Hybrid Roles - The Future of Jobs?

By Archana Jerath December 21, 2017

If you look in any dictionary, hybrid is defined as 'a thing made by combining two or more different elements'. We all have heard of hybrid plants, animals, vehicles, genes, molecules and apps. Now, jobs have become hybrid too.

Hybrid jobs are an amalgamation of technical and new-age skills such as computer science, data analytics and coding, as well as soft/traditional skills such as communication, problem-solving and collaboration. Employers are favoring candidates who possess two or more skills to perform their jobs optimally.

The buzz around hybrid jobs picked up momentum after the release of a report titled 'Future-Proof Your Career' commissioned by Bentley University and powered by the labor market analytics firm Burning Glass. Based on the analysis of key skills and jobs across nine categories representing different business, IT, and such analytics functions as marketing, HR, and data analysis, the report states that organizations want hybrid employees – those who can bring both hard and soft skills to workplaces.

Organizations are expanding job descriptions to include hybrid skills in job titles that earlier functioned in silos. The study explains the rise of hybrid jobs through an example:  postings for social media strategists have declined by 64 percent in the last five years, while HR jobs requiring social media skills have increased up to 376 percent. A similar trend is visible across sales, marketing and PR postings. The study also highlights the list of key hybrid skills for employees to future-proof their careers. These skills are Oracle, SQL, SAP, business development, process improvement, data analysis, decision making, collaboration, mentoring, sales and mathematics.

Organizations perceive a high value in hybrid skills and are seeking such roles for various reasons:

  • Today's workplace is complex, dynamic, leaner and agile. It calls for technological proficiency, collaborative environments and kaleidoscope thinking. No matter what role employees are engaged in, organizations expect them to be able to interpret data, leverage technical tools, apply their insights and work in partnership with other teams to present the big picture. Silo skills and mindsets are out; cross-over is in!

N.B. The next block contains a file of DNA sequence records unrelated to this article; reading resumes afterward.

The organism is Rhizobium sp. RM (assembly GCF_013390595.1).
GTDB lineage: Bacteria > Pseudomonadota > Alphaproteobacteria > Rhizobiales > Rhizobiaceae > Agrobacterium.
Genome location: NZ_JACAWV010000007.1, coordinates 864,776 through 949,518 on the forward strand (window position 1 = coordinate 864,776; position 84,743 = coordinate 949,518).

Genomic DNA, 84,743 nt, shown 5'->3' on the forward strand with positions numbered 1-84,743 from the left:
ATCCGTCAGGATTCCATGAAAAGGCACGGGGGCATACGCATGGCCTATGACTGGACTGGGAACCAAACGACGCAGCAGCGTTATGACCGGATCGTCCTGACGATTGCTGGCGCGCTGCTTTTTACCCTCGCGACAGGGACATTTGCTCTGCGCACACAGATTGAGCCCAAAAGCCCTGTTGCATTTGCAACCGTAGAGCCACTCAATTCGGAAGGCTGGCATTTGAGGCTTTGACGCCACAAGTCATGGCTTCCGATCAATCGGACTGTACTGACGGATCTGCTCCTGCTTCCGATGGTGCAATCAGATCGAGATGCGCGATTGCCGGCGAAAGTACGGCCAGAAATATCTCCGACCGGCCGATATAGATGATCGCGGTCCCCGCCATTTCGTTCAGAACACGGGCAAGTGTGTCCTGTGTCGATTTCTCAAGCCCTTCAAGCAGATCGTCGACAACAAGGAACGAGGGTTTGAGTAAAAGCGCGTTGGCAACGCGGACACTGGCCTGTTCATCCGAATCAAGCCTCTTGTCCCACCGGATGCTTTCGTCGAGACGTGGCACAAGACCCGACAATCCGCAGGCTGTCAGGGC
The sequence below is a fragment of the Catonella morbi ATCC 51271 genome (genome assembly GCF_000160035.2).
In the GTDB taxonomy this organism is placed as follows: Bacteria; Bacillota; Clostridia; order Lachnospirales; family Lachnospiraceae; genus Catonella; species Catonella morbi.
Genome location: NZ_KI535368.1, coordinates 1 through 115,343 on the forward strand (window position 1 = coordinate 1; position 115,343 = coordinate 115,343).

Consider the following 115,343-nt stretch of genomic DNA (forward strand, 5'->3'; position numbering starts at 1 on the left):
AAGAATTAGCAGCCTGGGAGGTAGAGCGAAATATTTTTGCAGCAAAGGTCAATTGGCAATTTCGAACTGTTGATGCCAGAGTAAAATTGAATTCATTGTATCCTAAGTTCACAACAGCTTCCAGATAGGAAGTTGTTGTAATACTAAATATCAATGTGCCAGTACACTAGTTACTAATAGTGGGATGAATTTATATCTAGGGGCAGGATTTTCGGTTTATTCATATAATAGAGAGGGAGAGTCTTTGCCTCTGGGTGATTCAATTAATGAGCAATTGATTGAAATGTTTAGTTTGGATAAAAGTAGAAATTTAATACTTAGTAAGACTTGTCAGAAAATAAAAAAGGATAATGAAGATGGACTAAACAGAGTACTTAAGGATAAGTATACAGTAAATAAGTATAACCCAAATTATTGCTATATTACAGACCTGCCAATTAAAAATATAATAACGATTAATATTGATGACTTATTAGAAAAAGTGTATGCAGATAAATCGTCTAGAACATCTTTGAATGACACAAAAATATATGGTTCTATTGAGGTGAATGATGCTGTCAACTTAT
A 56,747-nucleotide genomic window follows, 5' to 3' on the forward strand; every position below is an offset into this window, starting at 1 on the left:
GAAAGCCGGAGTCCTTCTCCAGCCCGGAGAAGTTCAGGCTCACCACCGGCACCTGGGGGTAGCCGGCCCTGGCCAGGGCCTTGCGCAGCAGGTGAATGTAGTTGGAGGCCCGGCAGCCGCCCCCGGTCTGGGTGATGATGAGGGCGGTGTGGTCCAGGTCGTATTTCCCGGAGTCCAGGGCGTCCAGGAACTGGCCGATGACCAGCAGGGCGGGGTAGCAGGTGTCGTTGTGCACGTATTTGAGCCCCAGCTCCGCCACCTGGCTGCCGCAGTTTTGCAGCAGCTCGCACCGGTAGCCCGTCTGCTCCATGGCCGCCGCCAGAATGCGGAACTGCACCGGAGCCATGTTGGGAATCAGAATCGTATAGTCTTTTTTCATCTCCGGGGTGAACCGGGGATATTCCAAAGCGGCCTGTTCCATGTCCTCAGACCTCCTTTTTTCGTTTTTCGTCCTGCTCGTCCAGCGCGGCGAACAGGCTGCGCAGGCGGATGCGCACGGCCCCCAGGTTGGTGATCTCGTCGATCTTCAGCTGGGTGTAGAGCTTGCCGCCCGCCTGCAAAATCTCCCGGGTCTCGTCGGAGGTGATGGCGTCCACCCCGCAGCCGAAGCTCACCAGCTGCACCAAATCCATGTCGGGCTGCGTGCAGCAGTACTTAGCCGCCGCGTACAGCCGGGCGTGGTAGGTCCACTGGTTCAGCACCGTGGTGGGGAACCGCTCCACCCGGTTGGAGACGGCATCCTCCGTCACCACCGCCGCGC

• There is a generational shift in the workplace, making it a new HR challenge for organizations. A PwC report titled 'Indian Workplace of 2022: Are Organizations Ready For The Future' mentions that the future workforce of the country will be multi-generational and more diverse. It will pose unique challenges regarding skill-sets, attitudes, work ethics and conflict management. The baby boomers are retiring, taking along traditional skills and knowledge with them. At the same time, millennials and Gen Z are entering the workforce, bringing technological and innovation skills. Hybrid employees can manage this change and lead to counterproductive outcomes effectively.            
  • There is a need for people who can lead or execute projects from beginning to end. People with hybrid skills can come handier than those with specific skills. With hybrid employees on board, projects will utilize lesser manpower, and thereby reduce people cost significantly.

Technology such as big data, analytics and data science is the primary driver of hybrid jobs and has been predominantly responsible for increasing demand for such professionals. According to, -an Edvancer Eduventures report in Analytics India Magazine titled 'The Analytics & Data Science India Jobs Study 2017', the number of analytics jobs almost doubled from April 2016 to April 2017. Leading organizations such as KPMG, Amazon, HCL, JPMorgan Chase, Goldman Sachs, E&Y, Citi, Capgemini, IBM and Accenture created the most number of analytics openings during this period. Undoubtedly, there will be a higher demand for HR Technologists, IT Communication Specialists, Creative Technologists, IoT Marketing Technology Strategists, User Experience Designers, Digital Storytellers, and the like in future.